• Having said that, the demo site might benefit from having alternative “themes” to look at; partly because really good-looking examples will “grab” people, partly because it demonstrates the flexibility.

  • My biggest bug-bear about a lot of JQuery plugins and the like is that they force very specific markup structure on you. Things like carousels in particular. If Toolkit provides more flexibility, that’s a great plus-point in my book.

  • The JS being class/component based is great.

  • In fact, modern approaches all round. I particularly like the fact that it uses CSS3 animations where possible.

  • From a personal point-of-view, being RequireJS-friendly is a big plus point. No shims for Backbone work, which is great!

  • Again personal preference, but being SASS-based rather than Less is alright by me!

  • Personal preference once again, but I’d have preferred Grunt to Gulp - but you can’t please everyone!

  • Lastly, if there’s one thing I think might really help the accompanying website, it’s trying to cram as many of the components and styles onto a single page as possible, to make it easier to see what it offers at a glance; having a drop-down and forward/back arrows to browse through the framework is good for viewing components in isolation, but a “single page demo” would, I think, make it more accessible.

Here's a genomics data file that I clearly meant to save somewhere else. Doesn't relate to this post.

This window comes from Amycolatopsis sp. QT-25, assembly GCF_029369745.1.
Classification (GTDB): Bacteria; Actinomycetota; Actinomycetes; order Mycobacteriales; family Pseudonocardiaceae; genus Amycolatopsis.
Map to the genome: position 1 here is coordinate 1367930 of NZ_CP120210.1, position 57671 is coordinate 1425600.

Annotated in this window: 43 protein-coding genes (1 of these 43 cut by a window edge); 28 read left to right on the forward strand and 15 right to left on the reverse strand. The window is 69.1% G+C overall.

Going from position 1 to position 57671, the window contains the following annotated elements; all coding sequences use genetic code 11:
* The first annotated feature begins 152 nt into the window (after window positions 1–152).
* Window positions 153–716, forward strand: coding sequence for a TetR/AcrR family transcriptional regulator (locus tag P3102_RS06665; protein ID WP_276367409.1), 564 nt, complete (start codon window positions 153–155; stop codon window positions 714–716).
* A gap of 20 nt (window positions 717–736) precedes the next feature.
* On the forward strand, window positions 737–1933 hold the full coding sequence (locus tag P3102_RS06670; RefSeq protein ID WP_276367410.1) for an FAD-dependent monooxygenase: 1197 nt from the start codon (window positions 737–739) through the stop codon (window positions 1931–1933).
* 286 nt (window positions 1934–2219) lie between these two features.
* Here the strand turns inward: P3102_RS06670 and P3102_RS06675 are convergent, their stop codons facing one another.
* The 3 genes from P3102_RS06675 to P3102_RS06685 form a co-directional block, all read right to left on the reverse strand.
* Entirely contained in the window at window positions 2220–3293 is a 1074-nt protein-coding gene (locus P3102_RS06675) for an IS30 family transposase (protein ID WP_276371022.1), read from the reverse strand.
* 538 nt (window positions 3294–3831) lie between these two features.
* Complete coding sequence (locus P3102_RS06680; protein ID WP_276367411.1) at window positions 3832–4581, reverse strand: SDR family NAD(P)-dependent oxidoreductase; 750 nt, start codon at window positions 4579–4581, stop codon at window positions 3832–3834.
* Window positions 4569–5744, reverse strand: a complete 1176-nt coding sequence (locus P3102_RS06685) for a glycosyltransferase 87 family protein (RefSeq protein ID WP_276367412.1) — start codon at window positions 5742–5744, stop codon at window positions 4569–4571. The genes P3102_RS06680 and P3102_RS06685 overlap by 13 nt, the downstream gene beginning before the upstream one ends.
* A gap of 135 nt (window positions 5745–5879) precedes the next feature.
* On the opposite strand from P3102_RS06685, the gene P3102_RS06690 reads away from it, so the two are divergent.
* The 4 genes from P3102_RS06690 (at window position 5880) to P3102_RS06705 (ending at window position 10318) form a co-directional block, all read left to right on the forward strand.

Overall though, really good work!


@molona - I’d say that Bootstrap and Foundation are the biggest competitors, simply because the feature sets are very similar. However, I’d say that Toolkit’s unique features (JS classes, CSS namespaces, etc), is what will really set it apart.

When working on Toolkit, I take a lot of inspiration from fellow open source projects and developers. I’m constantly iterating and improving on the code base as technology moves so quickly.

@lukaswhite - I’m actually in the process of a new design that will be accompanied with a new, more advanced demo system. Right now, the demo is a bit sub-par, but it’s actually the testing suite I use for development, which can be seen here:

I appreciate all the feedback! I’ll definitely keep it in mind for 3.0.

Nice article…the framework by it selves looks really awesome although the website is just too crowded…hard to find your way around…I can see how it benefits developers searching for a certain functionality although if you see it for the first time…if it wasn’t because of your article I would just close it without giving it much thought…right now I am considering though using it for some smaller project :slight_smile: